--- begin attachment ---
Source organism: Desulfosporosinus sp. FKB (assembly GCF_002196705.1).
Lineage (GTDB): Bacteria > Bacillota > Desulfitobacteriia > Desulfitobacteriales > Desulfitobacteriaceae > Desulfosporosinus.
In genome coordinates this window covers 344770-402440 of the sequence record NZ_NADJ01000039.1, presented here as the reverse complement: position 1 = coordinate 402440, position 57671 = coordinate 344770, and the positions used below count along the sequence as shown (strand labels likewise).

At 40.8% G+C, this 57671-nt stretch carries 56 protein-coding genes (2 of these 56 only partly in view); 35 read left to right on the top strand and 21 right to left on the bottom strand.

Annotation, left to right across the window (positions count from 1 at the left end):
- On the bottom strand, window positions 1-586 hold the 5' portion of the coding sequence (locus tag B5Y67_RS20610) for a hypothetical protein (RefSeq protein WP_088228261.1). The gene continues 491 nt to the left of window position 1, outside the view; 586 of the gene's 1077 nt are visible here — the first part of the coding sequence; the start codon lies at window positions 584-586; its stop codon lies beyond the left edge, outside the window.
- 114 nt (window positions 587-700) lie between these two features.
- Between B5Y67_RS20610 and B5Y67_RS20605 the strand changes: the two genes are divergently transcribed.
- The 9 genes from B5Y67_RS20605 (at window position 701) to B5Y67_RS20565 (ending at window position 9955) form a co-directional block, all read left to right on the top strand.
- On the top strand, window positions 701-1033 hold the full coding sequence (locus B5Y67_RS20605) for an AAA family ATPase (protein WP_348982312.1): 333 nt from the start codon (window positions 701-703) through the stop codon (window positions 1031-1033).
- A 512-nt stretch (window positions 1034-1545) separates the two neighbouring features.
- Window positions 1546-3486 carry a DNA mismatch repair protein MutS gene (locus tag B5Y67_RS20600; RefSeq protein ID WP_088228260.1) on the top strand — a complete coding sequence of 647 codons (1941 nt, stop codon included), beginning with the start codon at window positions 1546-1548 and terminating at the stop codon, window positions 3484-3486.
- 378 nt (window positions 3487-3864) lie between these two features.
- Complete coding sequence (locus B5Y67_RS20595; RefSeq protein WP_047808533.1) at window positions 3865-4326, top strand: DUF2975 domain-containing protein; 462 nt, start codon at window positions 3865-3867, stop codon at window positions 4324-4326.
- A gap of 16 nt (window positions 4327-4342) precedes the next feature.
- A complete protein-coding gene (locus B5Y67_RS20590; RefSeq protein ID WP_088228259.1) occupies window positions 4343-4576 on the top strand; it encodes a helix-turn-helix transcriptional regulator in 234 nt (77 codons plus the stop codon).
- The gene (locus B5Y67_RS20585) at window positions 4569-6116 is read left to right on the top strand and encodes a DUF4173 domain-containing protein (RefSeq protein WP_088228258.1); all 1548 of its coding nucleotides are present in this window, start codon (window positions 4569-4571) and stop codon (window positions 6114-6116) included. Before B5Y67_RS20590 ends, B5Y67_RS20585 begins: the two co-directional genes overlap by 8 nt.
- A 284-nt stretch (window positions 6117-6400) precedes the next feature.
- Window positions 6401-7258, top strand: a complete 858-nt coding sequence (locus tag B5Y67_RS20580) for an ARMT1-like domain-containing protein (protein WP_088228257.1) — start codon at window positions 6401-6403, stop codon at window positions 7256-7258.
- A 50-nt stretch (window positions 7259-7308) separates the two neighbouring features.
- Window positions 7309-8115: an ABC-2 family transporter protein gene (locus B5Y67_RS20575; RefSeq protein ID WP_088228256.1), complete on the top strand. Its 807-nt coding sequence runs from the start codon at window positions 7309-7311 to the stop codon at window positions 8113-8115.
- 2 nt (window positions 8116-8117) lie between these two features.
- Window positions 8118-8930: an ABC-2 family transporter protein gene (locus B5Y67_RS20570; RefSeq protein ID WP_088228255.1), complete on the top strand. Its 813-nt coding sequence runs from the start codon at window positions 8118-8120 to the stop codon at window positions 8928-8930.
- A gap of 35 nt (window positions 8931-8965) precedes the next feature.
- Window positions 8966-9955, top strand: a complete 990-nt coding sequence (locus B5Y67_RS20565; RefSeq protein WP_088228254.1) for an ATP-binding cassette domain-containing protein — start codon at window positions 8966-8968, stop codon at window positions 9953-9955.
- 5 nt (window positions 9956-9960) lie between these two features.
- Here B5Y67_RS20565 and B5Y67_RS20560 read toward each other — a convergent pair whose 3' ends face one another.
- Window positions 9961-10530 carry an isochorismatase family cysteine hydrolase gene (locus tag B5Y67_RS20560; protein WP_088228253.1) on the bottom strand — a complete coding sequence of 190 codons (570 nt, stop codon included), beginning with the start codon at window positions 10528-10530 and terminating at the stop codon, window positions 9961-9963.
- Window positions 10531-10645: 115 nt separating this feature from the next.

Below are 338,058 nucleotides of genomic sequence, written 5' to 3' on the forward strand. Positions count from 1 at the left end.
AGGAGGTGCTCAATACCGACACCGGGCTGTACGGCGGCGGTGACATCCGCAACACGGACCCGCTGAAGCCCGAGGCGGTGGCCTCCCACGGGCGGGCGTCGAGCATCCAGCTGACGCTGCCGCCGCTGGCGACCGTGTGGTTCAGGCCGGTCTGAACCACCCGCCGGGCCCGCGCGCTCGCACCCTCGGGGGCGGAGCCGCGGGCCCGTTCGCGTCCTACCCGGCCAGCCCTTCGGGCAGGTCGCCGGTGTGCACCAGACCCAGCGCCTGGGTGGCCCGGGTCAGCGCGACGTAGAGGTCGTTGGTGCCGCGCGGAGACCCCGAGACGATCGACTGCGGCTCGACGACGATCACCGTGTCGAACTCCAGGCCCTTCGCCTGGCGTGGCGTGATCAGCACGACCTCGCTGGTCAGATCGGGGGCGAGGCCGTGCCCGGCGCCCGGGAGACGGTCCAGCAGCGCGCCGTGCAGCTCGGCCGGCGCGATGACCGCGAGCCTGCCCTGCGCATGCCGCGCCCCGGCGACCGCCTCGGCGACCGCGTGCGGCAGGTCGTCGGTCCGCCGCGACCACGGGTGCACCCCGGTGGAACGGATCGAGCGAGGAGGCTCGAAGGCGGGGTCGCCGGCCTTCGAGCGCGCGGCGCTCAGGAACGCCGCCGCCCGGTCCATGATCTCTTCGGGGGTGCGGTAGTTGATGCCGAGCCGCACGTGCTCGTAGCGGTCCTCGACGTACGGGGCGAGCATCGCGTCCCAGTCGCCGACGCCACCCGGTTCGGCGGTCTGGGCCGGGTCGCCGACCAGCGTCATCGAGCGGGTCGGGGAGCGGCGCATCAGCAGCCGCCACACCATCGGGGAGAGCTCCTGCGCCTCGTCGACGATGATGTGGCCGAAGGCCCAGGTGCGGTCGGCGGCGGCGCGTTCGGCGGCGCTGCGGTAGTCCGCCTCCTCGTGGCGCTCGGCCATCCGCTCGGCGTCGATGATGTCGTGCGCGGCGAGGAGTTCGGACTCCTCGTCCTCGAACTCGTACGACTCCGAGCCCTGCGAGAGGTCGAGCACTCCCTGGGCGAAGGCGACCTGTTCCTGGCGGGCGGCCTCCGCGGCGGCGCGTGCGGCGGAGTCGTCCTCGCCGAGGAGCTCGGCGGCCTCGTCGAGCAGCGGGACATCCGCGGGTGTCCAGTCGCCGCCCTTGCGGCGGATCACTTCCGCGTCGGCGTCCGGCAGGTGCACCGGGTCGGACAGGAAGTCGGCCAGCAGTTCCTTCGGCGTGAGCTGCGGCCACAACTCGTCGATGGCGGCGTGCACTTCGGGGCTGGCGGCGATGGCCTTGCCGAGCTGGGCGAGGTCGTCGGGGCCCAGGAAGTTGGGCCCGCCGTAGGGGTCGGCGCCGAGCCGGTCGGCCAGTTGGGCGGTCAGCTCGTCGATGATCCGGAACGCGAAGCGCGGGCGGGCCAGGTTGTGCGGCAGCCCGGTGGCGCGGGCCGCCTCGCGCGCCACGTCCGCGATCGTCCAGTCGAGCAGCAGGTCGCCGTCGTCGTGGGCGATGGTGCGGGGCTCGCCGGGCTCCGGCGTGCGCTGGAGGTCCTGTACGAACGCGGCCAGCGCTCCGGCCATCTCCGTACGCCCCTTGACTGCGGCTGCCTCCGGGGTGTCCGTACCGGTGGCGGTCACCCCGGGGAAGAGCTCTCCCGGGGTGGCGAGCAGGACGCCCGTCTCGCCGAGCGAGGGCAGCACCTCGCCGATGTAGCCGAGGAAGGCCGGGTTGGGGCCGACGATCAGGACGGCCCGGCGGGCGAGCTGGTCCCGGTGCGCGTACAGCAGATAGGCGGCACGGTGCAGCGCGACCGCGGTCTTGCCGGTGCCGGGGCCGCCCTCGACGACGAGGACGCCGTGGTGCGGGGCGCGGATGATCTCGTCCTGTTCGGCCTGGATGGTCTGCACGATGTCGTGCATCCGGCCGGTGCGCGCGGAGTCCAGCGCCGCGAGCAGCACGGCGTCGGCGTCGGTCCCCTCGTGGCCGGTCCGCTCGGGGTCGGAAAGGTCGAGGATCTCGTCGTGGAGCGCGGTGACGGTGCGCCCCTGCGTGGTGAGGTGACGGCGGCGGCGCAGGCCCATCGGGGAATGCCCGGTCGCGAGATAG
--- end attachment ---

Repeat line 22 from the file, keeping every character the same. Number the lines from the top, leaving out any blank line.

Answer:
- 2 nt (window positions 8116-8117) lie between these two features.